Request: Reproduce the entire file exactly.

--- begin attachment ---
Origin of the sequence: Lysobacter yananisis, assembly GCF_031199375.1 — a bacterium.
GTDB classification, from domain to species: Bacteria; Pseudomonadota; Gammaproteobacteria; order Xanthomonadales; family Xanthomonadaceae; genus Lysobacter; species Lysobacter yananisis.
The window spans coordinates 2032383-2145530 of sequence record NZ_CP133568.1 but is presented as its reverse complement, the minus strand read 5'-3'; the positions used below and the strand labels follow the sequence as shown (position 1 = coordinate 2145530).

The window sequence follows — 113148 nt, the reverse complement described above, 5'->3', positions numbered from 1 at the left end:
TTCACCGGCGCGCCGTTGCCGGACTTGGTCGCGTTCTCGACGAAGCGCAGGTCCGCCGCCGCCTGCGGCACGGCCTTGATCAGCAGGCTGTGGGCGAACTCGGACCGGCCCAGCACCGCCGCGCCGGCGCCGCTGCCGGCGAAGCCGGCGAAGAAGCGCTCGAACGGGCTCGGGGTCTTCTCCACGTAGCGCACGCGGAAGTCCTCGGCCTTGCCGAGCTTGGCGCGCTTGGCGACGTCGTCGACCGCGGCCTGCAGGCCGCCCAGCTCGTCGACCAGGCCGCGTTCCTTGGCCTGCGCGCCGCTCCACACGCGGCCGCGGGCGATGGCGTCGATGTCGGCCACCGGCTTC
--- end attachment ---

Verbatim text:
Origin of the sequence: Lysobacter yananisis, assembly GCF_031199375.1 — a bacterium.
GTDB classification, from domain to species: Bacteria; Pseudomonadota; Gammaproteobacteria; order Xanthomonadales; family Xanthomonadaceae; genus Lysobacter; species Lysobacter yananisis.
The window spans coordinates 2032383-2145530 of sequence record NZ_CP133568.1 but is presented as its reverse complement, the minus strand read 5'-3'; the positions used below and the strand labels follow the sequence as shown (position 1 = coordinate 2145530).

The window sequence follows — 113148 nt, the reverse complement described above, 5'->3', positions numbered from 1 at the left end:
TTCACCGGCGCGCCGTTGCCGGACTTGGTCGCGTTCTCGACGAAGCGCAGGTCCGCCGCCGCCTGCGGCACGGCCTTGATCAGCAGGCTGTGGGCGAACTCGGACCGGCCCAGCACCGCCGCGCCGGCGCCGCTGCCGGCGAAGCCGGCGAAGAAGCGCTCGAACGGGCTCGGGGTCTTCTCCACGTAGCGCACGCGGAAGTCCTCGGCCTTGCCGAGCTTGGCGCGCTTGGCGACGTCGTCGACCGCGGCCTGCAGGCCGCCCAGCTCGTCGACCAGGCCGCGTTCCTTGGCCTGCGCGCCGCTCCACACGCGGCCGCGGGCGATGGCGTCGATGTCGGCCACCGGCTTC